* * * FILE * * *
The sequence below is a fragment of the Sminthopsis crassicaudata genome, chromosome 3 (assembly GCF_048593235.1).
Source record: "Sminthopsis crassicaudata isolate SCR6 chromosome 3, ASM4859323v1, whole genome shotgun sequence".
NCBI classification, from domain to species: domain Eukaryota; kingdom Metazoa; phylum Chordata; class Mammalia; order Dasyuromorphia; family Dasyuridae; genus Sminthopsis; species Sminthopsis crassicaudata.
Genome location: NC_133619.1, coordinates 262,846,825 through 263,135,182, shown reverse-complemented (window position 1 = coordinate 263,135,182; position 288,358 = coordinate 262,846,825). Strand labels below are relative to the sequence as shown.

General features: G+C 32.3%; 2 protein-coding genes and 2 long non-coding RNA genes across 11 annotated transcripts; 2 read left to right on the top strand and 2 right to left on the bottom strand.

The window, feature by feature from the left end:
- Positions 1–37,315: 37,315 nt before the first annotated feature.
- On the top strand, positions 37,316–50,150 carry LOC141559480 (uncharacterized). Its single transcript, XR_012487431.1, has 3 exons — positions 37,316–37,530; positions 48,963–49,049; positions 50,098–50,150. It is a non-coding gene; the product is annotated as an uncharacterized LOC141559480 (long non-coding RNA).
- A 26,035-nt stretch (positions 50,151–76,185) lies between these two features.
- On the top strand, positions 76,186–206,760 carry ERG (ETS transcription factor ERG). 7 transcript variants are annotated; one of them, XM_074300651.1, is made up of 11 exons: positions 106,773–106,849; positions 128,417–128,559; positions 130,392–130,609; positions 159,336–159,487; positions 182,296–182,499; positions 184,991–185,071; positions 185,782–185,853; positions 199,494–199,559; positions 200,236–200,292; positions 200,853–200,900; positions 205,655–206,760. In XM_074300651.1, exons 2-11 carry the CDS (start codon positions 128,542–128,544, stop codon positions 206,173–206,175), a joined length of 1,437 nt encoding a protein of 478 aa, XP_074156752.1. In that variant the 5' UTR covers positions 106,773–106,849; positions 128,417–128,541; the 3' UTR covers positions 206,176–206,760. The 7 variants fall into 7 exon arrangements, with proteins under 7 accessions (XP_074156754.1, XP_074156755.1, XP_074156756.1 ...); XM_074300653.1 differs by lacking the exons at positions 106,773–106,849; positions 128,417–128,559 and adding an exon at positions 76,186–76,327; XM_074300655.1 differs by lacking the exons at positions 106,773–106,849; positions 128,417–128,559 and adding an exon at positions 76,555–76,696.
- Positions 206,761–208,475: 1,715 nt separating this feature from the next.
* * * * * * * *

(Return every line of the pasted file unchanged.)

The sequence below is a fragment of the Sminthopsis crassicaudata genome, chromosome 3 (assembly GCF_048593235.1).
Source record: "Sminthopsis crassicaudata isolate SCR6 chromosome 3, ASM4859323v1, whole genome shotgun sequence".
NCBI classification, from domain to species: domain Eukaryota; kingdom Metazoa; phylum Chordata; class Mammalia; order Dasyuromorphia; family Dasyuridae; genus Sminthopsis; species Sminthopsis crassicaudata.
Genome location: NC_133619.1, coordinates 262,846,825 through 263,135,182, shown reverse-complemented (window position 1 = coordinate 263,135,182; position 288,358 = coordinate 262,846,825). Strand labels below are relative to the sequence as shown.

General features: G+C 32.3%; 2 protein-coding genes and 2 long non-coding RNA genes across 11 annotated transcripts; 2 read left to right on the top strand and 2 right to left on the bottom strand.

The window, feature by feature from the left end:
- Positions 1–37,315: 37,315 nt before the first annotated feature.
- On the top strand, positions 37,316–50,150 carry LOC141559480 (uncharacterized). Its single transcript, XR_012487431.1, has 3 exons — positions 37,316–37,530; positions 48,963–49,049; positions 50,098–50,150. It is a non-coding gene; the product is annotated as an uncharacterized LOC141559480 (long non-coding RNA).
- A 26,035-nt stretch (positions 50,151–76,185) lies between these two features.
- On the top strand, positions 76,186–206,760 carry ERG (ETS transcription factor ERG). 7 transcript variants are annotated; one of them, XM_074300651.1, is made up of 11 exons: positions 106,773–106,849; positions 128,417–128,559; positions 130,392–130,609; positions 159,336–159,487; positions 182,296–182,499; positions 184,991–185,071; positions 185,782–185,853; positions 199,494–199,559; positions 200,236–200,292; positions 200,853–200,900; positions 205,655–206,760. In XM_074300651.1, exons 2-11 carry the CDS (start codon positions 128,542–128,544, stop codon positions 206,173–206,175), a joined length of 1,437 nt encoding a protein of 478 aa, XP_074156752.1. In that variant the 5' UTR covers positions 106,773–106,849; positions 128,417–128,541; the 3' UTR covers positions 206,176–206,760. The 7 variants fall into 7 exon arrangements, with proteins under 7 accessions (XP_074156754.1, XP_074156755.1, XP_074156756.1 ...); XM_074300653.1 differs by lacking the exons at positions 106,773–106,849; positions 128,417–128,559 and adding an exon at positions 76,186–76,327; XM_074300655.1 differs by lacking the exons at positions 106,773–106,849; positions 128,417–128,559 and adding an exon at positions 76,555–76,696.
- Positions 206,761–208,475: 1,715 nt separating this feature from the next.